Gary Scharnhorst. Kate Field: The Many Lives of a Nineteenth-Century American Journalist. Writing American Women Series. New York: Syracuse University Press, 2008. xiv + 306 pp. $27.95 (cloth), ISBN 978-0-8156-0874-5.
Reviewed by John Fleckner (Smithsonian Institution)
Published on H-DC (November, 2010)
Commissioned by Mary Beth Corrigan (independent consultant)
Gary Scharnhorst, Distinguished Professor of English at the University of New Mexico, does not exaggerate in his initial claims for Kate Field, the subject of his biography: “she was ubiquitous in late-nineteenth century American appearing Zelig-like in the background of some of the most significant literary and historical events of the period” and “almost no one these days has ever heard of her.” In its May 1896 obituary, the New York Times described Field as “one of the most versatile of her sex in this country” in her roles as “litterateur, lecturer, actress, drama critic, author, newspaper woman in all that the title implies.” The New York Tribune called her “one of the best-known women in America” (p. xi).
Field was born in St. Louis in 1838, the daughter of two well-known actors and, especially important, the niece of a very wealthy Massachusetts society lady who underwrote her education and her stay in Florence from 1859 to 1861. In Italy, Field’s striking beauty, charm, and intelligence enabled her to flourish in a distinguished artistic and literary crowd, which included Walter Savage Landor, Robert and Elizabeth Barrett Browning, and Anthony Trollope, “who later modeled several of his heroines on Field” (pp. 20-21). She also began her writing career in earnest, sending articles to several American newspapers and, in 1861, a memoir on Barrett Browning published in the Atlantic Monthly.
From the mid-1860s on, Field wrote for a wide range of publications. She contributed more than one hundred pieces to the New York Herald Tribune, covering literature, theater performances, exhibitions, and a host of other topics. By the end of the decade, Field had become a celebrity, in good part because of her coverage of the American tour of Charles Dickens, then the world’s most famous author. Newspaper and magazine writing brought recognition to Field but lecturing was more lucrative, and for the rest of her life she fell back on what “was one of the few well-paying careers available to American women during the Gilded Age” (p. 73).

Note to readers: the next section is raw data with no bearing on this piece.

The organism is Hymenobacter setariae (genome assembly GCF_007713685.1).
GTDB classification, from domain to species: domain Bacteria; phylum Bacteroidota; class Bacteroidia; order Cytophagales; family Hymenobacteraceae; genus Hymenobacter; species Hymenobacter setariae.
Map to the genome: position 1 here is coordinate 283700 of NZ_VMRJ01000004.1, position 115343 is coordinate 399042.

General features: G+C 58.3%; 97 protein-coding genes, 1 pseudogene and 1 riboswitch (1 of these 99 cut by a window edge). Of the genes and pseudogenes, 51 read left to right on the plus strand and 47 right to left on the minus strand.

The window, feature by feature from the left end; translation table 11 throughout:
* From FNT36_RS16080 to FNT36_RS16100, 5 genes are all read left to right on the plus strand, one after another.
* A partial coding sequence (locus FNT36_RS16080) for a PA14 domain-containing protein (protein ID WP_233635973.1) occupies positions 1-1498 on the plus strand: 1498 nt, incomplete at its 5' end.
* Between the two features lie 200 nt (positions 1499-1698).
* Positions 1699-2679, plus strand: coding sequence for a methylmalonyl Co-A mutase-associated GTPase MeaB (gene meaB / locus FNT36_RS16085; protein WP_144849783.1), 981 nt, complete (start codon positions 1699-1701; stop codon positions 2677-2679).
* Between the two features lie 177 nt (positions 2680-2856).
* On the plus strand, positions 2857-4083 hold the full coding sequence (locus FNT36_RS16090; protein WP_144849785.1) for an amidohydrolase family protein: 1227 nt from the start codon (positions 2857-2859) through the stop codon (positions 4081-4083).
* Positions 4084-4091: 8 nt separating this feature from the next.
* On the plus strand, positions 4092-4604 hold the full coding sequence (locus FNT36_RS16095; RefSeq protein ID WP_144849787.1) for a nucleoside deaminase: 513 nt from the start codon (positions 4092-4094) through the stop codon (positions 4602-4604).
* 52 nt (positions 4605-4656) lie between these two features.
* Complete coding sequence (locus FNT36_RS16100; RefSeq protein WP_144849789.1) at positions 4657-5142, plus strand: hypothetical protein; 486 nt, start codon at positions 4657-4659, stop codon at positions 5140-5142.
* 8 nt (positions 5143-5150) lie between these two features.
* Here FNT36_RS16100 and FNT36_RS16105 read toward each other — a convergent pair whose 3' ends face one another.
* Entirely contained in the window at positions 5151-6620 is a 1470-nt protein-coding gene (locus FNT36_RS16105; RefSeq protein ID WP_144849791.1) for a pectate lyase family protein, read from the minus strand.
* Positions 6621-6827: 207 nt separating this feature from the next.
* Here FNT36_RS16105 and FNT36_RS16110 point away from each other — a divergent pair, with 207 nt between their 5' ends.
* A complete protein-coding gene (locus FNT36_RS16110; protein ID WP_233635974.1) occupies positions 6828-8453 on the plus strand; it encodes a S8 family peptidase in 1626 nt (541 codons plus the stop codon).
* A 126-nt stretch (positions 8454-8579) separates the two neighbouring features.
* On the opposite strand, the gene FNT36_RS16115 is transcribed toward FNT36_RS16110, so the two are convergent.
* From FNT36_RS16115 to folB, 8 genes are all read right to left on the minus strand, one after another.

Field moved to London for more than four years in the 1870s, in part to indulge in her aspirations as an actor and playwright, an effort that was only partially successful. In Europe she continued to report on political and social events for American newspapers. She also became a publicist for Alexander Graham Bell and his British telephone company, an arrangement that enhanced both her public visibility and her purse.
On assignment for the Chicago Tribune in Hawaii, Field continued a whirlwind of travel, writing, and speaking until her death in 1896. In these roles, she took on a host of public causes but opposition to Mormon polygamy and theocracy was “the greatest reform campaign of her career” (p. 160). Field’s opinions were often contentious. She opposed prohibition, briefly promoting California wines on behalf of the State Viticultural Commission, and she long opposed universal suffrage for women and men on the grounds that voters should meet some basic qualifications.